Arthur Rylah Institute, Seminar Summaries provide a brief overview of presentations made at scheduled seminar sessions at ARI on Mondays 1-2 pm. These seminars are free and also available via live online webinar – registration required.
Summaries from recent ARI seminars
Conservation benefits of managing island pests - Lachlan Francis
18 February 2019
Lachlan evaluated the consequences of cat management on Bruny Island, Tasmania. Expert opinions informed population models to understand how native species (plovers, shearwaters, pardalote, penguins and quolls) would be impacted by cat control. Field research showed that cat management would not change the rat population on the island. The eradication of cats poses a complex, high risk and expensive option in the Bruny Island context. In the context of investment to return, there are other islands where cat control benefits are similar but the risk and costs are expected to be lower. Lachlan also shared his experience working on Macquarie Island.
For more information, contact: Lachlan Francis
Flying-foxes in Victoria: Past, Present and Future - Rodney van der Ree (Urban Ecologist, Melbourne University)
10th December 2018
Rodney delivered an engaging summary of the Grey Headed Flying Fox's (GHFF) history in Victoria which has expanded from a single permanent colony in Mallacoota in 1986 to more than 10 colonies across the state today.
Rod spoke of:
- His experience in 'herding' the flying foxes out of the Royal Botanical gardens in 2003 to Yarra Bend park over 6 months.
- The natural fluctuations and movement of the GHFF populations across Eastern Australia
- Public tolerance of GHFF in low numbers but at higher numbers there is increasing conflict
- A possible future may be ~300,000 GHFF in Victoria in a big year (~50% of the national population)
How many carp are there in Australia? - Jarod Lyon - ARI, DELWP
3rd December 2018
Jarod presented ARI’s work in estimating the biomass of carp for Australia, which is an important figure for the National Carp Control Plan.
Jarod highlighted the complexities in estimating how many carp are in each type of aquatic habitat (rivers, lakes, waterholes, estuaries, wetlands, etc.).
- Decades of catch per unit effort exist but cannot be directly used to estimate total abundance (and therefore total biomass as a derivative) for Australia.
- Field data was collected from across Australia to convert catch per unit effort into abundance for each aquatic habitat type. Using this conversion factor and habitat utilisation data, a biomass for carp was able to be estimated.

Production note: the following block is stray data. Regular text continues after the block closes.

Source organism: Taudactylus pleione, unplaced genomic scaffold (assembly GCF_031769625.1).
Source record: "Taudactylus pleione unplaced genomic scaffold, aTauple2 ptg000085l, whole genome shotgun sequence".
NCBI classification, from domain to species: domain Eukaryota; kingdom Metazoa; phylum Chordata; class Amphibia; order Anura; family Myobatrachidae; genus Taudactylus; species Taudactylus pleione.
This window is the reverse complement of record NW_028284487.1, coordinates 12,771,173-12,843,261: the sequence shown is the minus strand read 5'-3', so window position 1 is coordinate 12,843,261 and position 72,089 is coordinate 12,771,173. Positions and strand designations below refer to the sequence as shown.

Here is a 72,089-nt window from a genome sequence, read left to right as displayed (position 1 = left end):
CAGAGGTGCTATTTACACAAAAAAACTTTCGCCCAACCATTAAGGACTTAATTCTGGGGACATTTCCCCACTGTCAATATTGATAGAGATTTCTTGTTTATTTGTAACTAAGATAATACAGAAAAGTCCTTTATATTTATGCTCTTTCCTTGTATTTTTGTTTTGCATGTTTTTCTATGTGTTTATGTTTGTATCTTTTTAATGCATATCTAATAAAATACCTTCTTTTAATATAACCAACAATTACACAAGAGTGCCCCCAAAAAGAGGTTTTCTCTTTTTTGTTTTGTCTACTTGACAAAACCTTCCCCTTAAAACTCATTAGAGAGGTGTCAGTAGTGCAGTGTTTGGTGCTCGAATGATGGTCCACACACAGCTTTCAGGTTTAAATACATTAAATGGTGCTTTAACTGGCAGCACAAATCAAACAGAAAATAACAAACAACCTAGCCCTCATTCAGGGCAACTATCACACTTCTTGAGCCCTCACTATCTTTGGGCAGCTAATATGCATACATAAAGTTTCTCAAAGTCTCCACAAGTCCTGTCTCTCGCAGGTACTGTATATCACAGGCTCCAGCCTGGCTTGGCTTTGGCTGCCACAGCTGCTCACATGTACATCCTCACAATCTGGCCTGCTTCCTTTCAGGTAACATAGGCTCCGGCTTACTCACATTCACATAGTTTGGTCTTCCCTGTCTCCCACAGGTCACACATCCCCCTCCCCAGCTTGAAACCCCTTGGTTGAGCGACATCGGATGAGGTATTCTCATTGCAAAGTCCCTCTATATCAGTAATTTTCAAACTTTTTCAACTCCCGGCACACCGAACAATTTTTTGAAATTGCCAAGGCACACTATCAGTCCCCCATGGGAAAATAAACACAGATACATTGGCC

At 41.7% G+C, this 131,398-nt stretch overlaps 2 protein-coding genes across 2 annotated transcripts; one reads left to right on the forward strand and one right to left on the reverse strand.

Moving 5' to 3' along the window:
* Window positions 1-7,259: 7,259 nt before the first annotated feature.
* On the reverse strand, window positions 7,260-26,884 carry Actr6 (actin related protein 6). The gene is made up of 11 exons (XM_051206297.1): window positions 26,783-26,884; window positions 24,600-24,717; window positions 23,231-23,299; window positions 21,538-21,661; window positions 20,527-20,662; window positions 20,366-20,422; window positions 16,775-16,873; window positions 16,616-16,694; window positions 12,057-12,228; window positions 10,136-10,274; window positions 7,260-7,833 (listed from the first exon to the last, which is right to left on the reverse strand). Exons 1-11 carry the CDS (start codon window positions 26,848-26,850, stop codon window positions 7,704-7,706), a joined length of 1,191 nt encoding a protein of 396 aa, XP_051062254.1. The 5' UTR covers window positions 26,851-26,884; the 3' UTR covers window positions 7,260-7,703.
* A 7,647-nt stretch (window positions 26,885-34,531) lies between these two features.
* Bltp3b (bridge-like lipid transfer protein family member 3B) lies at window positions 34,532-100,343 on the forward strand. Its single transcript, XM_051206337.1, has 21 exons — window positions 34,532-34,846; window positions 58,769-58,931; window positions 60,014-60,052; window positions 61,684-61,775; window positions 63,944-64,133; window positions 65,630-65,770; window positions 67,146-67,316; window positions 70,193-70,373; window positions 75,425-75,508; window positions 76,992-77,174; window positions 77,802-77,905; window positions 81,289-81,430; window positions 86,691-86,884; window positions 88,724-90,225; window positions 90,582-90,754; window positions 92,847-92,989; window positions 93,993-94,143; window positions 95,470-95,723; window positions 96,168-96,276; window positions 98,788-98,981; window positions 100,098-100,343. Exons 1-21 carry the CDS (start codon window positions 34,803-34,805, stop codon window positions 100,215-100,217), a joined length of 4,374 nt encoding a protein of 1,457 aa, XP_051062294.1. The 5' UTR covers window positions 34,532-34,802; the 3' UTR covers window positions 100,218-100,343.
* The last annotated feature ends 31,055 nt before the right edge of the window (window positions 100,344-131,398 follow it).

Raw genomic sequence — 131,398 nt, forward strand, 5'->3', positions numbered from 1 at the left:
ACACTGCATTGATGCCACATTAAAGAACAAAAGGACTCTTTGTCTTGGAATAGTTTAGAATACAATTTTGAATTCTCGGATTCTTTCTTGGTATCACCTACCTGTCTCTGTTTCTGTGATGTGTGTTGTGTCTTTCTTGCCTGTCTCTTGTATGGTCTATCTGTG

- The final results will be announced in 2019 (and yes; preliminary estimates do involve the analogy of distances to the moon).
Flagship waterways: long-term and large-scale commitment to waterway health in Victoria - Dr Amber Clarke- DELWP (Water and Catchments)
3rd December 2018
Amber presented on the Flagship Waterways approach to monitoring, evaluating and reporting on waterway restoration projects.
- It is an on-going challenge to communicate and demonstrate the progress of long-term waterway restoration projects, particularly when the evidence of change is slow.
- The Flagship approach communicates the status of waterway recovery through four stages: 1) planning and target setting, 2) taking action, 3) recovery and growth, 4) target achieved.
- Reporting to communities at a local scale, on clear management objectives and timelines, and with maps that visualise the stage of recovery, ensures that project progress will be more transparent and easier to interpret.
- Flagship Waterways demonstrates a long-term commitment, involves community participation and improves on past approaches by aiming to capture social, cultural, economic and environmental benefits of waterway investment.
Watershed Restoration in the Pacific North West - James Capurso (Fisheries Biologist, US Department of Agriculture Forest Service, USA)
4th December 2018
Jim talked us through his department's approach to restoration of watersheds:
Passive recovery of watersheds cannot be relied on for improvements in our life time; active restoration is required
- Active restoration is applied at fine scales to rapidly speed up recovery, through actions such as: fish passage, road decommissioning, large wood augmentation, stream modification, beaver reintroduction and riparian vegetation planting
- The strategy is to focus on one watershed at a time and move on when it is complete
- Restorations aim to increase the resilience of the watershed to natural disturbances after works are finished.
Decoupling the impacts on fisheries in the Lower Mekong Basin -Ian Cowx (University of Hull)
7 December 2018
Ian provided a masterclass on the challenges and future of inland fish in the Lower Mekong Basin.
Inland fish are a critical food resource for the Mekong Basin
- There are competing demands for water as both a resource (hydropower, biodiversity, potable supply) and as a livelihood (food security, employment, social values)
- Dams for hydropower are a significant threat mostly due to altered flows and restricted fish migration. A modelled worst-case scenario estimates a ~50% decline in fish yield in the Cambodian floodplain and Vietnamese delta due to 11 dams.
- Many solutions exist to reduce the pressures on inland fish, ranging from shifting diets to alternative protein sources, other energy sources to hydropower (solar), increasing connectivity for fish across instream barriers and shifting livelihoods of fishing communities to other industries.
- Very challenging times along the Mekong.